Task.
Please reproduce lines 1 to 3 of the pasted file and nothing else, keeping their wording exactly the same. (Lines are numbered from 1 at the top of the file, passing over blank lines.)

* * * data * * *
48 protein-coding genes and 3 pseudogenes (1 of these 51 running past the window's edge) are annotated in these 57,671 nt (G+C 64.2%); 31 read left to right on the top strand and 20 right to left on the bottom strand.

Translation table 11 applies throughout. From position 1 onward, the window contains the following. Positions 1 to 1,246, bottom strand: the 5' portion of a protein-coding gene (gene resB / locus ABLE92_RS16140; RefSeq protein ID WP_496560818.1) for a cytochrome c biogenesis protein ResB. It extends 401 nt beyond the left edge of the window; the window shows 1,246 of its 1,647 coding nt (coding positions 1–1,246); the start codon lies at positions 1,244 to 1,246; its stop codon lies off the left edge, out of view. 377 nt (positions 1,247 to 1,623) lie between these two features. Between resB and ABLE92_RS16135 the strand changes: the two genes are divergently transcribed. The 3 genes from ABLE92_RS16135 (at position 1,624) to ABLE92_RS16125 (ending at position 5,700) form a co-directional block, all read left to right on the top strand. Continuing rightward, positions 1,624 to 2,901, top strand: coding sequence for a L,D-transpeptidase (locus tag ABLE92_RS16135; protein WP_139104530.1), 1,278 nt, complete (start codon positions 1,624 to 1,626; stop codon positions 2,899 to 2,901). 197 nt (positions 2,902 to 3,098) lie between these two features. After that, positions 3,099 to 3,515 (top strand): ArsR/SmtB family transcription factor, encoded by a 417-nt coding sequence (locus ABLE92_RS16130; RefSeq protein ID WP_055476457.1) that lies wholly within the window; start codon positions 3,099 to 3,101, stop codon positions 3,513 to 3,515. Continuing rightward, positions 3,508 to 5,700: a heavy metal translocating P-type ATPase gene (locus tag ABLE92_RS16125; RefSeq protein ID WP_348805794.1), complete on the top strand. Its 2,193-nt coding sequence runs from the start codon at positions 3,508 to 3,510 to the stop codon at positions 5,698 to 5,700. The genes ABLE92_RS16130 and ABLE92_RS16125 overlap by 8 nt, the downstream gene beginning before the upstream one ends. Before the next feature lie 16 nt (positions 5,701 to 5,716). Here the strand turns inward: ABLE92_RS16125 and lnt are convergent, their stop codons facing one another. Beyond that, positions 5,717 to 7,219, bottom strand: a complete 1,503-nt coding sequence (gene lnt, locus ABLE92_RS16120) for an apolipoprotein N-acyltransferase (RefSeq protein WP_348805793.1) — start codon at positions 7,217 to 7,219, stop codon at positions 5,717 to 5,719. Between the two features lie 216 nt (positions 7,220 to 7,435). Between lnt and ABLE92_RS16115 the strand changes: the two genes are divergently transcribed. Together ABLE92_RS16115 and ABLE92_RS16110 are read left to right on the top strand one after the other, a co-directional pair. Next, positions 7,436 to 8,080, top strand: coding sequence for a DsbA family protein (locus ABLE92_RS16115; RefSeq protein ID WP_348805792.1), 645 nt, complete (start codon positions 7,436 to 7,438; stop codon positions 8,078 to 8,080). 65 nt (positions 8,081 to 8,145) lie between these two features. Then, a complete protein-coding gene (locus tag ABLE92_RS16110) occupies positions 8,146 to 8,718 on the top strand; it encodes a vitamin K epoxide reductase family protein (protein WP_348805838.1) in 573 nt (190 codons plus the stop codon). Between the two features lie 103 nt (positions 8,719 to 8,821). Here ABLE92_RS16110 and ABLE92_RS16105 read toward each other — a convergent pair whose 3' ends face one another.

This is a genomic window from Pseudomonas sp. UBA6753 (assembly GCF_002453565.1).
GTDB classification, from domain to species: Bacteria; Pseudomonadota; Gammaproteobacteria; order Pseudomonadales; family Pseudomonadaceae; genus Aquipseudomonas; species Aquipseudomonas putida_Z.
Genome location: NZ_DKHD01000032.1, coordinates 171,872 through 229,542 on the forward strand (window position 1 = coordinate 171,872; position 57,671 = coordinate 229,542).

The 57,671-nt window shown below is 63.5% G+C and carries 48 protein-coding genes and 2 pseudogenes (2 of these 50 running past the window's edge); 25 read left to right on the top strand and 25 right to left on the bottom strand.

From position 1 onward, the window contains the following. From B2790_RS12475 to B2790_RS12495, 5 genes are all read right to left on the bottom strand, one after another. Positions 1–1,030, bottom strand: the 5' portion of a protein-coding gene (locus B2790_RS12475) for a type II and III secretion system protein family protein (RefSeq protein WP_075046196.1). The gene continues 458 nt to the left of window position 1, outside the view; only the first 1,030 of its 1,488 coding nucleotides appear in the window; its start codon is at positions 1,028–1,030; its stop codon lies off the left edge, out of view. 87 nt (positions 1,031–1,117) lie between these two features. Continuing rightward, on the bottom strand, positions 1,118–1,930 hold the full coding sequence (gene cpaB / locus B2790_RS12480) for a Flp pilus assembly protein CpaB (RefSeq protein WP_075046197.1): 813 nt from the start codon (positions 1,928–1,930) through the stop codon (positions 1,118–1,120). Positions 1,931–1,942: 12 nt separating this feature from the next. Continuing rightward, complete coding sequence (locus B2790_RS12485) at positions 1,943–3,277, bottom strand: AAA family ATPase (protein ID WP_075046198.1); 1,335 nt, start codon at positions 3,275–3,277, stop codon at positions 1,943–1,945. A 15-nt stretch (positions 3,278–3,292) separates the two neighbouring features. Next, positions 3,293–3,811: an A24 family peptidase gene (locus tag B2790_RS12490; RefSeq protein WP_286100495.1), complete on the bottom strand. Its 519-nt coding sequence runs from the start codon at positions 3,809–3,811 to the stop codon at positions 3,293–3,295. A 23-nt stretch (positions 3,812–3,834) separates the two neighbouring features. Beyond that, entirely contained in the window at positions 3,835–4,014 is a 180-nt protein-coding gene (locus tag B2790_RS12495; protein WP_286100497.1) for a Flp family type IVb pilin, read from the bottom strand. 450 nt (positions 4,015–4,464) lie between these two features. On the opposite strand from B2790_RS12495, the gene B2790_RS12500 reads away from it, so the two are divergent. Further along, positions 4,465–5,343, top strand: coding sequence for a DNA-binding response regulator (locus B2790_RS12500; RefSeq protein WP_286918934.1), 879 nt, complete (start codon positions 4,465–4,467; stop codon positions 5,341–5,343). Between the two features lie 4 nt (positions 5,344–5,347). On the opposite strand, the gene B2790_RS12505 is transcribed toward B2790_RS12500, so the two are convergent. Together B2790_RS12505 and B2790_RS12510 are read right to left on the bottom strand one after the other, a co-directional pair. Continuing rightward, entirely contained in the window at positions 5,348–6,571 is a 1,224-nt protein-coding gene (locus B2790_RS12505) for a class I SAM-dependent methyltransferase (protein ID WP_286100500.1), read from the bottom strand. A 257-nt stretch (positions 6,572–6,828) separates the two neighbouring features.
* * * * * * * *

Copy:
48 protein-coding genes and 3 pseudogenes (1 of these 51 running past the window's edge) are annotated in these 57,671 nt (G+C 64.2%); 31 read left to right on the top strand and 20 right to left on the bottom strand.

Translation table 11 applies throughout. From position 1 onward, the window contains the following. Positions 1 to 1,246, bottom strand: the 5' portion of a protein-coding gene (gene resB / locus ABLE92_RS16140; RefSeq protein ID WP_496560818.1) for a cytochrome c biogenesis protein ResB. It extends 401 nt beyond the left edge of the window; the window shows 1,246 of its 1,647 coding nt (coding positions 1–1,246); the start codon lies at positions 1,244 to 1,246; its stop codon lies off the left edge, out of view. 377 nt (positions 1,247 to 1,623) lie between these two features. Between resB and ABLE92_RS16135 the strand changes: the two genes are divergently transcribed. The 3 genes from ABLE92_RS16135 (at position 1,624) to ABLE92_RS16125 (ending at position 5,700) form a co-directional block, all read left to right on the top strand. Continuing rightward, positions 1,624 to 2,901, top strand: coding sequence for a L,D-transpeptidase (locus tag ABLE92_RS16135; protein WP_139104530.1), 1,278 nt, complete (start codon positions 1,624 to 1,626; stop codon positions 2,899 to 2,901). 197 nt (positions 2,902 to 3,098) lie between these two features. After that, positions 3,099 to 3,515 (top strand): ArsR/SmtB family transcription factor, encoded by a 417-nt coding sequence (locus ABLE92_RS16130; RefSeq protein ID WP_055476457.1) that lies wholly within the window; start codon positions 3,099 to 3,101, stop codon positions 3,513 to 3,515. Continuing rightward, positions 3,508 to 5,700: a heavy metal translocating P-type ATPase gene (locus tag ABLE92_RS16125; RefSeq protein ID WP_348805794.1), complete on the top strand. Its 2,193-nt coding sequence runs from the start codon at positions 3,508 to 3,510 to the stop codon at positions 5,698 to 5,700. The genes ABLE92_RS16130 and ABLE92_RS16125 overlap by 8 nt, the downstream gene beginning before the upstream one ends. Before the next feature lie 16 nt (positions 5,701 to 5,716). Here the strand turns inward: ABLE92_RS16125 and lnt are convergent, their stop codons facing one another. Beyond that, positions 5,717 to 7,219, bottom strand: a complete 1,503-nt coding sequence (gene lnt, locus ABLE92_RS16120) for an apolipoprotein N-acyltransferase (RefSeq protein WP_348805793.1) — start codon at positions 7,217 to 7,219, stop codon at positions 5,717 to 5,719. Between the two features lie 216 nt (positions 7,220 to 7,435). Between lnt and ABLE92_RS16115 the strand changes: the two genes are divergently transcribed. Together ABLE92_RS16115 and ABLE92_RS16110 are read left to right on the top strand one after the other, a co-directional pair. Next, positions 7,436 to 8,080, top strand: coding sequence for a DsbA family protein (locus ABLE92_RS16115; RefSeq protein ID WP_348805792.1), 645 nt, complete (start codon positions 7,436 to 7,438; stop codon positions 8,078 to 8,080). 65 nt (positions 8,081 to 8,145) lie between these two features. Then, a complete protein-coding gene (locus tag ABLE92_RS16110) occupies positions 8,146 to 8,718 on the top strand; it encodes a vitamin K epoxide reductase family protein (protein WP_348805838.1) in 573 nt (190 codons plus the stop codon). Between the two features lie 103 nt (positions 8,719 to 8,821). Here ABLE92_RS16110 and ABLE92_RS16105 read toward each other — a convergent pair whose 3' ends face one another.

This is a genomic window from Pseudomonas sp. UBA6753 (assembly GCF_002453565.1).